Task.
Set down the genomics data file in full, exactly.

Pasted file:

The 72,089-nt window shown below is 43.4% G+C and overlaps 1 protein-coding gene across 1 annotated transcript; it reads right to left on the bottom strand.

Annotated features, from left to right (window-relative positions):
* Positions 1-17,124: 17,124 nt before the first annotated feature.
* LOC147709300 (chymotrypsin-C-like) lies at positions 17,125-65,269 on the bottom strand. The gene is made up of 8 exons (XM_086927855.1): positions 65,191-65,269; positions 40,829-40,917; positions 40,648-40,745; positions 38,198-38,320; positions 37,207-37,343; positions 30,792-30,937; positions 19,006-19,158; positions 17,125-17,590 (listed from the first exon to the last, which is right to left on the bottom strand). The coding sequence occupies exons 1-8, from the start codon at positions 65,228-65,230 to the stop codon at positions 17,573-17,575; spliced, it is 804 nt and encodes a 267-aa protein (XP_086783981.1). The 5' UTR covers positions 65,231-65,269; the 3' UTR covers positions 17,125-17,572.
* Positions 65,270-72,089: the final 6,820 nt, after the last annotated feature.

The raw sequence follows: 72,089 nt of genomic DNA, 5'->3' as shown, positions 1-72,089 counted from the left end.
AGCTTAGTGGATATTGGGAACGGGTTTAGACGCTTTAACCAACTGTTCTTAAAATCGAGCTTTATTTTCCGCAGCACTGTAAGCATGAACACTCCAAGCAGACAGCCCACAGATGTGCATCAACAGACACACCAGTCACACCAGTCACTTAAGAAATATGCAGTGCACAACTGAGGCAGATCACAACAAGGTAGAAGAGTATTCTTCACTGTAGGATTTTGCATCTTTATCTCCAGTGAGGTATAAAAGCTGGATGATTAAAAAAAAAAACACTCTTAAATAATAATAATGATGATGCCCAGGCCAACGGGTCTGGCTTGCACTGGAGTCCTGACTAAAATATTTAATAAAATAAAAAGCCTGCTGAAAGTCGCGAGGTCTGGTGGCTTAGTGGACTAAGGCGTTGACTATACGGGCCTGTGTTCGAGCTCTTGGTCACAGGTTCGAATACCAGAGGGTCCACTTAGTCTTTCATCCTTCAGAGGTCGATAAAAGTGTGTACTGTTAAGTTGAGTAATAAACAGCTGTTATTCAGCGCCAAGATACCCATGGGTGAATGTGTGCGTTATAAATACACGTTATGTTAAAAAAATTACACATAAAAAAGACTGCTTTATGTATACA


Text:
The 72,089-nt window shown below is 43.4% G+C and overlaps 1 protein-coding gene across 1 annotated transcript; it reads right to left on the bottom strand.

Annotated features, from left to right (window-relative positions):
* Positions 1-17,124: 17,124 nt before the first annotated feature.
* LOC147709300 (chymotrypsin-C-like) lies at positions 17,125-65,269 on the bottom strand. The gene is made up of 8 exons (XM_086927855.1): positions 65,191-65,269; positions 40,829-40,917; positions 40,648-40,745; positions 38,198-38,320; positions 37,207-37,343; positions 30,792-30,937; positions 19,006-19,158; positions 17,125-17,590 (listed from the first exon to the last, which is right to left on the bottom strand). The coding sequence occupies exons 1-8, from the start codon at positions 65,228-65,230 to the stop codon at positions 17,573-17,575; spliced, it is 804 nt and encodes a 267-aa protein (XP_086783981.1). The 5' UTR covers positions 65,231-65,269; the 3' UTR covers positions 17,125-17,572.
* Positions 65,270-72,089: the final 6,820 nt, after the last annotated feature.

The raw sequence follows: 72,089 nt of genomic DNA, 5'->3' as shown, positions 1-72,089 counted from the left end.
AGCTTAGTGGATATTGGGAACGGGTTTAGACGCTTTAACCAACTGTTCTTAAAATCGAGCTTTATTTTCCGCAGCACTGTAAGCATGAACACTCCAAGCAGACAGCCCACAGATGTGCATCAACAGACACACCAGTCACACCAGTCACTTAAGAAATATGCAGTGCACAACTGAGGCAGATCACAACAAGGTAGAAGAGTATTCTTCACTGTAGGATTTTGCATCTTTATCTCCAGTGAGGTATAAAAGCTGGATGATTAAAAAAAAAAACACTCTTAAATAATAATAATGATGATGCCCAGGCCAACGGGTCTGGCTTGCACTGGAGTCCTGACTAAAATATTTAATAAAATAAAAAGCCTGCTGAAAGTCGCGAGGTCTGGTGGCTTAGTGGACTAAGGCGTTGACTATACGGGCCTGTGTTCGAGCTCTTGGTCACAGGTTCGAATACCAGAGGGTCCACTTAGTCTTTCATCCTTCAGAGGTCGATAAAAGTGTGTACTGTTAAGTTGAGTAATAAACAGCTGTTATTCAGCGCCAAGATACCCATGGGTGAATGTGTGCGTTATAAATACACGTTATGTTAAAAAAATTACACATAAAAAAGACTGCTTTATGTATACA